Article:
For a startup, patents protect its technologies and is a must to have as far as potential angel and venture investors are concerned. In Canada the Patent Act governs patent protection. Pursuant to the Patent Act, Canadian Patent Office grants a patent to any “art, process, machine manufacture or composition of matter” or any new and useful “improvement”. Anyone of these qualifiers is patentable in Canada if it is “new and useful”. Unlike in the US where the courts stated that “anything under the sun that is made by man” is patentable, the underlying idea of the Canadian patent system is to protect ideas of “practical application in industry, trade or commerce”. Canadian judges are reluctant to extend the concept of invention beyond established precedent – “it is Parliament job’s, not the courts, to extend or contract patentability”. The novelty requirement means that the invention must be new and not previously patented, described, or otherwise anticipated. Non-obviousness requires that the invention, in light of the prior art, is not obvious to a person skilled in such prior art. The usefulness element requires the invention to have specific and substantial benefits that the inventor must disclose.
To register a patent an inventor must truthfully disclose in the patent petition the substance of an invention. The Patent Act provides that even innocently made false “material allegations” invalidate the patent. Omissions made willfully for the purpose of misleading also invalidate the patent. A Canadian registered patent typically grants to an inventor a twenty-year monopoly and allows the owner to exclude others from making, using, importing, offering for sale, or selling the invention. If a third party infringes a patent, the patent holder can bring an action to a court of law and through litigation stop the infringing user from continued infringement of the patent and can also seek damages, legal fees, and costs. There is no such thing as an international patent. A patent has to be registered in each and every country the entrepreneur wants to have a protection. Patents are not renewable, and when the term expires the subject matter of the patent becomes part of the public domain and is open to public use.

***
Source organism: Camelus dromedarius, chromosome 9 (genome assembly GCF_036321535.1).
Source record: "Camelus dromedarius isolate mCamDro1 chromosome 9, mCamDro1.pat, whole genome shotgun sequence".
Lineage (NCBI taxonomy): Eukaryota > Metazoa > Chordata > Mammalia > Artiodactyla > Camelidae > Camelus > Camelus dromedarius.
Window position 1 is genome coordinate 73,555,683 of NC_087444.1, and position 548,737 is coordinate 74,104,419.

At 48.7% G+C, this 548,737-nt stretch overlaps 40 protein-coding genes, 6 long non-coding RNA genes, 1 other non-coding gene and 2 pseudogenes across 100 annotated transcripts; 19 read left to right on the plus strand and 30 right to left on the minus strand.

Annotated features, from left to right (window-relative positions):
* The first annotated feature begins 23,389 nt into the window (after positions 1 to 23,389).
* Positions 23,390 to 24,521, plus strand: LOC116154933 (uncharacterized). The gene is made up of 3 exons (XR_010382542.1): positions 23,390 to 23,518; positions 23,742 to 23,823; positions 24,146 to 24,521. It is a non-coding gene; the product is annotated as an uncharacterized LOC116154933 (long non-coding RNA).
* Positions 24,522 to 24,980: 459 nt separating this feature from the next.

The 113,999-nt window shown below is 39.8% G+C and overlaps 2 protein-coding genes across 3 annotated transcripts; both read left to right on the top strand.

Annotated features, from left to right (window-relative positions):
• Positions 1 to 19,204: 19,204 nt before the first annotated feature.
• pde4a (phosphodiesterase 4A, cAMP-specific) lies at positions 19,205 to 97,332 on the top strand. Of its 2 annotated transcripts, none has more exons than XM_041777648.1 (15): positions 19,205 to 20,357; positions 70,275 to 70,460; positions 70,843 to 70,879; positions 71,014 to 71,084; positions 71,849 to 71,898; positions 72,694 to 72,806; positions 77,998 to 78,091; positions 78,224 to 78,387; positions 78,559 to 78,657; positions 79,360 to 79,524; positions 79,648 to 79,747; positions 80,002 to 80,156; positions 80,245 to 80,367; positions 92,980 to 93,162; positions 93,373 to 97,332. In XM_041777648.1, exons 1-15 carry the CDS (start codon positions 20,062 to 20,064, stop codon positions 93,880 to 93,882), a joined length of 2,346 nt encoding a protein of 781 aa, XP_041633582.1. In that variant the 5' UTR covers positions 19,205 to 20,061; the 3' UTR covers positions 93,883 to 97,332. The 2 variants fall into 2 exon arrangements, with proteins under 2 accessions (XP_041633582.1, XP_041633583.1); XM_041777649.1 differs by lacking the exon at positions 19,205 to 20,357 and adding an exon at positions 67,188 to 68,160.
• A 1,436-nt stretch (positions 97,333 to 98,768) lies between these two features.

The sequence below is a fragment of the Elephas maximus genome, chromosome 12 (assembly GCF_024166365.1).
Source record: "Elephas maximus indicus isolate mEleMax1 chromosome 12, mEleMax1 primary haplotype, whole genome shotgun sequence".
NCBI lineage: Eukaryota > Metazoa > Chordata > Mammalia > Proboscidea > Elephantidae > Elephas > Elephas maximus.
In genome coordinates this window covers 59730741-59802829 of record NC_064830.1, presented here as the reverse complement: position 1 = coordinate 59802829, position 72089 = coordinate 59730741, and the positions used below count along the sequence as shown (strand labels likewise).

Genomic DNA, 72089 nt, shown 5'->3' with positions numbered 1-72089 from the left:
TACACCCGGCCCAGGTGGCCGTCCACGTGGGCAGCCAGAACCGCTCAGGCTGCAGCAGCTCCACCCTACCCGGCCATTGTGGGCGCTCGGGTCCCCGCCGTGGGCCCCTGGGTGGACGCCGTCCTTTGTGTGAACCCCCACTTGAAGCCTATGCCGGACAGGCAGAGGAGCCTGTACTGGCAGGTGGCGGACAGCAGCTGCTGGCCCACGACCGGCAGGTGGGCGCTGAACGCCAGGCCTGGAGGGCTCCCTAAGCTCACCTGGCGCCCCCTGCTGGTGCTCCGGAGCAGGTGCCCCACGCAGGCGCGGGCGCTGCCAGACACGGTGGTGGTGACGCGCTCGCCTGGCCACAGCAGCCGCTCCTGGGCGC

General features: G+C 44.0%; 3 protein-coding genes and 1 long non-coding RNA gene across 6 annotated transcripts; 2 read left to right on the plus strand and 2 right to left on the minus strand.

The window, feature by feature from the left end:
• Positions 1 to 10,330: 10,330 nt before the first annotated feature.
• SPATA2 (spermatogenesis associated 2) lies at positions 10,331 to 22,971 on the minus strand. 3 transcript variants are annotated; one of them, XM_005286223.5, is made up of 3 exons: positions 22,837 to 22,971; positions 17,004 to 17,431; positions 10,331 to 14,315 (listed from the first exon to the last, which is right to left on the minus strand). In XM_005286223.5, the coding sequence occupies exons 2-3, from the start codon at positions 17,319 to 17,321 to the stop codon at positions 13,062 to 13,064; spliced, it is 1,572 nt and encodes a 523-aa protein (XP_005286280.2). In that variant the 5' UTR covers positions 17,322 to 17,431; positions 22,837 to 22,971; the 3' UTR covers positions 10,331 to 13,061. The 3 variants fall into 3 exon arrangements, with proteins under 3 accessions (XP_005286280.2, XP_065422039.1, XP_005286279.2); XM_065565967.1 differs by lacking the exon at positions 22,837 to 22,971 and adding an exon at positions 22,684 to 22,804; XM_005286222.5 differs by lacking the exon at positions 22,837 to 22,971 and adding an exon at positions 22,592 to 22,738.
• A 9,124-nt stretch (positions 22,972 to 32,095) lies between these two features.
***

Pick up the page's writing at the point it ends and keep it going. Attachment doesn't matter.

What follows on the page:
Drafting a patent application involves writing an abstract, specification and claims, as well as selecting drawings and diagrams. The claims are the most important part of the patent: they define the scope of the inventor’s rights. A claim can be thought of as a fence surrounding a parcel of land. The greater the fence, the greater the rights it encompasses. At the same time, a fence that encroaches on the property of another will be taken down. In other words, a poorly drafted claim will not protect the invention. A court will invalidate a patent containing such a claim. Not surprisingly, drafting patent claims involves specialized knowledge and skills.
The specification is a description of the invention. While not as crucial as the claims, the specification is also very important. If the meaning of a claim is disputed, one looks to the specification for resolution. Claims often stand or fall depending on the language of the specification. It must also be noted that, while claims can be amended during prosecution, nothing new can be added to the specification. While the inventor provides the material for the specification, it is the experience and skill of the patent lawyer that determines the strength of the patent.